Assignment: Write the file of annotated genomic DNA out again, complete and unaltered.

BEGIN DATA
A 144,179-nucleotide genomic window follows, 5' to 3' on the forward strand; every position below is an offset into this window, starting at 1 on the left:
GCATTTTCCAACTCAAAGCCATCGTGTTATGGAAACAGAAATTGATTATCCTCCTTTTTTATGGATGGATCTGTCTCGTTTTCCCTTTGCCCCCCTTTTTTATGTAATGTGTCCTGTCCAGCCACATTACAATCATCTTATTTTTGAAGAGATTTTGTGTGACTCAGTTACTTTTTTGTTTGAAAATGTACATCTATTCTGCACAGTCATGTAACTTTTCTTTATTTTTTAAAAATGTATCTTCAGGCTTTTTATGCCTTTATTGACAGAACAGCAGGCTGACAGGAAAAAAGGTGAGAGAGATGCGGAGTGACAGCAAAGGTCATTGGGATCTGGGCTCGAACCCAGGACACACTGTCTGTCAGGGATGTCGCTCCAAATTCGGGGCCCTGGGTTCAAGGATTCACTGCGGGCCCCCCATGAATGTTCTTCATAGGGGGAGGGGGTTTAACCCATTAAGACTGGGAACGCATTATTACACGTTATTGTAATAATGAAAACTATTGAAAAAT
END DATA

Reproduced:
A 144,179-nucleotide genomic window follows, 5' to 3' on the forward strand; every position below is an offset into this window, starting at 1 on the left:
GCATTTTCCAACTCAAAGCCATCGTGTTATGGAAACAGAAATTGATTATCCTCCTTTTTTATGGATGGATCTGTCTCGTTTTCCCTTTGCCCCCCTTTTTTATGTAATGTGTCCTGTCCAGCCACATTACAATCATCTTATTTTTGAAGAGATTTTGTGTGACTCAGTTACTTTTTTGTTTGAAAATGTACATCTATTCTGCACAGTCATGTAACTTTTCTTTATTTTTTAAAAATGTATCTTCAGGCTTTTTATGCCTTTATTGACAGAACAGCAGGCTGACAGGAAAAAAGGTGAGAGAGATGCGGAGTGACAGCAAAGGTCATTGGGATCTGGGCTCGAACCCAGGACACACTGTCTGTCAGGGATGTCGCTCCAAATTCGGGGCCCTGGGTTCAAGGATTCACTGCGGGCCCCCCATGAATGTTCTTCATAGGGGGAGGGGGTTTAACCCATTAAGACTGGGAACGCATTATTACACGTTATTGTAATAATGAAAACTATTGAAAAAT